4 Ways to Use Distortion In Pro Tools

As someone that lives and breathes those heavy distorted guitars and vocals, I'm usually at a loss to describe why I actually like it and why I don't. Distortion is a wild beast, a collection of added harmonics into your already awesome signal. Why would you use it? apart from it making everything sound better, it increases a signals harmonics to give it a more present feel in a mix. 

I use distortion on guitars, bass drums and even vocals. that's right vocals! the use of parallel distortion can bring your vocals right up front within your mix. Today I've used sine waves and a previously recorded bass track to demonstrate the many ways you can use distortion through a sound source. Here are 4 ways you can fuzz up a sound.

 

#1. Sine Wave Digital Clip

First up I distorted a sine wav at 1kHz by increasing the gain of the track by 20.3dB. This created a clipping of the signal which is mostly undesirable when distorting an instrument that begins with many more harmonics. In this case it didn't make me feel that uncomfortable because I was simply introducing more harmonics into one frequency. When you do this on a vocal, it will cause sounds that could only be desribed as audio hell.

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Clipping a 1kHz sine wave added harmonics that doubled in speed as they approached 3kHz. This is interesting from a mix perspective, that if you keep raising the gain of your instruments, you may be pushing out harmonics from other elelments of your track.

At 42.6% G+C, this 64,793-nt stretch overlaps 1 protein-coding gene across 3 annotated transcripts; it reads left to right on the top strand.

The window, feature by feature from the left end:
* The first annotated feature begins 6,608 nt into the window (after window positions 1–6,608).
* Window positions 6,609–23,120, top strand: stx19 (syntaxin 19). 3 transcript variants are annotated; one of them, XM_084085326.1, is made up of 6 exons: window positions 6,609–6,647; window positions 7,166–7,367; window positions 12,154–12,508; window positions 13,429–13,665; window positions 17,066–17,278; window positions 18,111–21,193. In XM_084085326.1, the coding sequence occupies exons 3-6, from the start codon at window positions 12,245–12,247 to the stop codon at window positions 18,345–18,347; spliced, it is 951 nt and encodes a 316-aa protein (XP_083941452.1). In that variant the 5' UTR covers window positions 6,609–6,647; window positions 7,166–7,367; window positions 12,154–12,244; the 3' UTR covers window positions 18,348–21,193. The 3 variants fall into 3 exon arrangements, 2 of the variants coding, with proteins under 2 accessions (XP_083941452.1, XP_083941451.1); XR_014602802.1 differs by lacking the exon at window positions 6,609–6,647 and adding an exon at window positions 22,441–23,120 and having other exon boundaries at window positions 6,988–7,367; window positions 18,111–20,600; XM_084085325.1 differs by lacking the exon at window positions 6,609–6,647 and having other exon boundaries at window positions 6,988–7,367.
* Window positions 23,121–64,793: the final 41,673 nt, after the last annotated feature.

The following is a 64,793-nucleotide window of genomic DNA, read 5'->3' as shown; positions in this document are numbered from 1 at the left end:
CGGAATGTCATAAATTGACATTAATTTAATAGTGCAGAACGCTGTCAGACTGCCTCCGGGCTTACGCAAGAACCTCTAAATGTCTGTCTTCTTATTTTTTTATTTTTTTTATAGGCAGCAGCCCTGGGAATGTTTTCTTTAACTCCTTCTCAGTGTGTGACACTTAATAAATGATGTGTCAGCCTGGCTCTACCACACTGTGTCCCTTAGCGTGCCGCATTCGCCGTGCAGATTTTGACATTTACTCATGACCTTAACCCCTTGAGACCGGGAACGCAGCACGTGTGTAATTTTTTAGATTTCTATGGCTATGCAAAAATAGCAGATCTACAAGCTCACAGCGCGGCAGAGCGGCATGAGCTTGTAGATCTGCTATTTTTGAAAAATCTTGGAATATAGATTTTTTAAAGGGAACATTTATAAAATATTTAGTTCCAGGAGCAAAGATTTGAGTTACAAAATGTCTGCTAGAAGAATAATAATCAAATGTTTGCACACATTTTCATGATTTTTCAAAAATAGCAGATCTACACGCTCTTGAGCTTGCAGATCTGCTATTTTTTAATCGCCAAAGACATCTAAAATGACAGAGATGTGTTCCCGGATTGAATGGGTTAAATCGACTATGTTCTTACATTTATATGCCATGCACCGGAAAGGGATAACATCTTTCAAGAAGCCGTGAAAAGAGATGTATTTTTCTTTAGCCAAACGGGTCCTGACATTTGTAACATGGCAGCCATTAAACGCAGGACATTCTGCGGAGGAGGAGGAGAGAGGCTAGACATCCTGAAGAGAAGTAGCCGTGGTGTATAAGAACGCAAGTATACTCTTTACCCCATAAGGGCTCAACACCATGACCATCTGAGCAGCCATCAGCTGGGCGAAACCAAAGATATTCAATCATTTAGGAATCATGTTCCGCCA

Sine Wave Gain Distortion 

Sine Wave Gain Distortion 

#2. Sans Amp Harmonics

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The Sans Amp increased the mid-high frequencies and added extra detail in the highs. The result was a more pleasant sounding harmonic distortion. The harmonics seem to boost then drop as they follow the intervals down from 1kHz to 10kHz and just drop out after 10kHz. 

Sans Amp Distortion

Sans Amp Distortion

#3. Bass Compression Distortion in DAW

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Adding gain to the compressed 202Hz sine wave added some random harmonics that didn't seem to follow any progressive increment of speed or octave. I was really interested in how wide the bandwidth on some of the harmonics was, and could only thing that it must be because of the slower travelling waves found around 200Hz. There is still a huge spike at 1k, but the frequencies being affected the most are mostly around 200 to 300Hz

Compression test from 200Hz distorted the mid frequencies  

Compressor Distortion @ 202Hz and Level Boost

Compressor Distortion @ 202Hz and Level Boost

#4. Using a Real UA-1176 to Distort a Bass

As you can see by the waveform comparison below, both the compression and rarefaction have been warped by the circuitry of the UA-1176. On close inspection, only some of the rarefaction waves are being crushed. 

Top Bass | UA-1176 - Bottom | Bass DI

Top Bass | UA-1176 - Bottom | Bass DI

OG Bass

OG Bass

BASS Recorded through a UA-1176

BASS Recorded through a UA-1176

The extra harmonics made this bass track a lot more detailed and I can see why it is used as a method to get the bass more present in a mix. Creating all of those high- frequency harmonics really makes it sound edgier and in your face. 

In conclusion, this day has been full of discovery, and my love of the distorted realm has grown. I've demonstrated 4 clear ways you can drive your sounds through a DAW and one with external hardware. I would say my distorted UA-1176 bass is the favourite by far. Try some of these out for yourself, it's amazing how many ways there are to fuzzify your beautiful sounds.